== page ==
Following the lead of David Rentz at BunyipCo, I put out some fruit to lure in nocturnal frugivores. Over the past few nights, the frugivores have all been furry tree-climbers ...
... but last night, a winged fruit-eater made an appearance.
Ischyja manlia is a large noctuid moth (Noctuidae: Catocalinae) found from India through South East Asia to Queensland. PaDIL (Pests and Disease Imaging Library) lists it as an exotic. CSIRO's handy Australian Moths Online depicts several set specimens, including this one caught by Frederick Dodd.
It spoils citrus crops by piercing the fruit skin with its proboscis and sucking up the juice. Not only does this damage the fruit directly, but also opens it up to further attack by insects and moulds. This moth didn't have to work too hard for its meal. It seemed happy to share with ants.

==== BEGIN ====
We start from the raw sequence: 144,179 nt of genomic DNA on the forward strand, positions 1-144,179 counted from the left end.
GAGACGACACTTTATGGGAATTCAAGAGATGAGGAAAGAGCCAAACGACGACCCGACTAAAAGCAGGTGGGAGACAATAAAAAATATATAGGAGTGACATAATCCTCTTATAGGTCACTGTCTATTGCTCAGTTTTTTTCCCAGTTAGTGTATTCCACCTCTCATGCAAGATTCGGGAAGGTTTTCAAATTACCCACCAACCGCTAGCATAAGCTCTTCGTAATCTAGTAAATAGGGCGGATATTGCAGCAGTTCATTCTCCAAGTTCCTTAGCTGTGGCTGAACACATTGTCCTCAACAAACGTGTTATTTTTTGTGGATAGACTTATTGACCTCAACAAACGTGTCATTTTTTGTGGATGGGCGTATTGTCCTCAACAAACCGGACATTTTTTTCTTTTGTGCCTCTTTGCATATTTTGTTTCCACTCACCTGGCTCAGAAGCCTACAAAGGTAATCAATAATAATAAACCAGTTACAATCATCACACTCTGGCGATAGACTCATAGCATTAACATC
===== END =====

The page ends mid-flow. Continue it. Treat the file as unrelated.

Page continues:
A related genus of fruit-piercing moths, Calyptra, includes species that use their sharp-tipped proboscis to puncture the skin of mammals so they can drink blood. Other noctuids feed on tears from birds and mammals. Although unusual for moths, these are all variations on the theme of liquid feeding. Other insects — especially flies — have travelled along a similar path. Most noctuids restrict themselves to plant products. Lucky, really, because there are well over 1,000 species of them in Australia.
As far as I know, Ischyja is not a vampire moth. But I might add more garlic to the pasta, just to be on the safe side.